Lord Martin Nanther is digging up the past, researching the life of his great-grandfather, the first Lord Nanther, in order to write his biography.
Henry Nanther was a physician to Queen Victoria, and an expert in diseases of the blood, in particular hemophilia. For his services to the Queen, Lord Nanther was the first surgeon to be granted a peerage. He kept meticulous notes and diaries, clearly desiring to one day be the subject of such a biography. However, as Martin delves further into Henry's life, he discovers discrepancies throughout, puzzling questions which seemingly make no sense. Such as, why did he break off his engagement to a wealthy heiress, marriage to whom would allow him access into the very social circle which he craved? Why did he choose to marry a poor solicitor's daughter instead? And what was the real story behind her violent death?
Even without these questions Martin is burdened enough. The House of Lords, in which he sits, is being reformed, and the hereditary peers (of which Martin is one) are being thrown out. If that weren't enough, his wife is unable to conceive the child she so desperately desires. To top it all off, Martin will also discover that his great-grandfather died with a monstrous secret.
This is a superb novel. Ruth Rendell has long been one of my very favourite authors, and reading this book has only cemented that opinion. I don't understand those who dont like tihs book. They perplex me inexpressibly. Did they not read it properly? Are they not incredibly stimulated by it, all the topics it covers and all the characters she flawless creates?
She weaves absolutely seamlessly between the past and the present. And the reader is just as interested in both plot strands (the research into Henry Nanther and the complications surrounding Martin Nanther's wife's inability to bring a child to birth.) She paints both eras excellently. Brilliant modern social observation and the ability to acurately depict our society, is matched by her ability to write authentically about events at the turn of the century.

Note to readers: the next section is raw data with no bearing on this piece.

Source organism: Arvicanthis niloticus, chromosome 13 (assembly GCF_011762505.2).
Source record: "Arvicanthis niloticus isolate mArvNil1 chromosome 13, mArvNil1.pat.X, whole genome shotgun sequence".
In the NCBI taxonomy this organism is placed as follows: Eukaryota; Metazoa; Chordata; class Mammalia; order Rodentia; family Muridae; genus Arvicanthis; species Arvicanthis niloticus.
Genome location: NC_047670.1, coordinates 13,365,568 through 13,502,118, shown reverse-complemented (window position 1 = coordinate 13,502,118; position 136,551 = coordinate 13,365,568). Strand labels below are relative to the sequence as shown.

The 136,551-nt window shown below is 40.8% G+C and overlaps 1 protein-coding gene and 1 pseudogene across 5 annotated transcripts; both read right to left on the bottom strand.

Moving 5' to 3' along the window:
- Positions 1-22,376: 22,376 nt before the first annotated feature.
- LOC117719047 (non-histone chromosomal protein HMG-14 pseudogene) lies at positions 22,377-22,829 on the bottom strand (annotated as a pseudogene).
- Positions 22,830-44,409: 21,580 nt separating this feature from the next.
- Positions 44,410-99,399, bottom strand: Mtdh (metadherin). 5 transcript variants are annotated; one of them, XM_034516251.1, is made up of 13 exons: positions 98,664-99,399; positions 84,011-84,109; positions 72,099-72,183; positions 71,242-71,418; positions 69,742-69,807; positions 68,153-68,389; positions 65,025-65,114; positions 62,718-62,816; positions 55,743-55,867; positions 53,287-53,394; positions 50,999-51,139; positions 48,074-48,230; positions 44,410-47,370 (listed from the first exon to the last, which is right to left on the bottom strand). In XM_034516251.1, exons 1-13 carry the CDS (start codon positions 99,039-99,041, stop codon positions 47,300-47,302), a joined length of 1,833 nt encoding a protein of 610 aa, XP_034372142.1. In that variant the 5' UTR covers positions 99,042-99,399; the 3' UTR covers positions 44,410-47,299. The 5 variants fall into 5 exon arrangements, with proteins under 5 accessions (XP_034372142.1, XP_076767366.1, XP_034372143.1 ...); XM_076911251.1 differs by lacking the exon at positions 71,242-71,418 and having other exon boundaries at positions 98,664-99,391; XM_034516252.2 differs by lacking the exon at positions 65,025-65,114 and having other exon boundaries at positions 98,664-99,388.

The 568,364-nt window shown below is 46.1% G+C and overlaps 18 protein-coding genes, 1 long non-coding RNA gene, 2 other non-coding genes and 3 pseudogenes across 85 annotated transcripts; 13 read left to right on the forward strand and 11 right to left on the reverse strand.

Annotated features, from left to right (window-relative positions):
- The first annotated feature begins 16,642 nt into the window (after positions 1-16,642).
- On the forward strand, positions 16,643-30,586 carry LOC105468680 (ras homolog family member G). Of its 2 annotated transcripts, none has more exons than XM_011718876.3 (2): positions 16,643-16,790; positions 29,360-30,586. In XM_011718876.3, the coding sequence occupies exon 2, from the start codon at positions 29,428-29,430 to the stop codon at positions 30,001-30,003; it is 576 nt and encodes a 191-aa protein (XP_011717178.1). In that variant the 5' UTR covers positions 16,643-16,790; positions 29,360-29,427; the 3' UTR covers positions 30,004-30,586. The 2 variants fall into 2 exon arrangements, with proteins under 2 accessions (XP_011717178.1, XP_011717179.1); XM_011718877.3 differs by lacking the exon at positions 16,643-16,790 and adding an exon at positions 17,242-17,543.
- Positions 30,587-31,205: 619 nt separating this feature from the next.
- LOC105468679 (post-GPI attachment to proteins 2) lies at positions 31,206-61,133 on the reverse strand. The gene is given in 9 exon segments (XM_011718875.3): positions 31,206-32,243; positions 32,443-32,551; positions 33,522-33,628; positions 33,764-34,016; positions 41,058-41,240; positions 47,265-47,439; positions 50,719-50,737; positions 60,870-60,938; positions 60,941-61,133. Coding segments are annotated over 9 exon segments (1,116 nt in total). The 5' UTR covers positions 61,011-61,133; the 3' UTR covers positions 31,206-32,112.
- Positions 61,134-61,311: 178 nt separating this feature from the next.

The characters are drawn beautifully...very realistic and likeable (in particular, Jude, Martin's sorrowful wife) even the characters who lives over a hundred years ago are drawn well. Unusual for a Rendell novel, the characters are not actually mentally damaged in some serious way. There are no sleeping passions, no strange quirks, nothing which would make them seethe and finally explode. This is a tale about rather normal people uncovering horrible secrets from the past.
RR deals with the Reform of the House of Lords excellently. She offers us incredibly interesting glimpses into the institution, about which very little is known by most people. And the insights she gives us are truly fascinating. Martin's and the other hereditary peer's, departure from the Lord is written in such a way that it is subtly moving. The regalness and gothicness abd overall atmosphere is painted wonderfully. She has whetted the appetite, and i now wish i could know more about The House Of Lords!
The mystery about the first Lord Nanther's life slowly unfolds, and the truth is certainly strange.
There is so much that people reading this book could be interested in...there is genealogy, information on the royal family, information about blood diseases, in particular heamophillia, the subplot about the house of lords, the subplot of Jude's miscarriages...and, the icing on the cake, the mystery elements. This is truly a feast, and it is more than enough to satisfy her fans. Indeed, i think it will satisfy even those who are new to Vine/Rendell. All i can say is thank God for her - she is the best novelist currently at work in any language, and this is exceptional stuff even by her standards. If you don't love it, there's something deficient somewhere.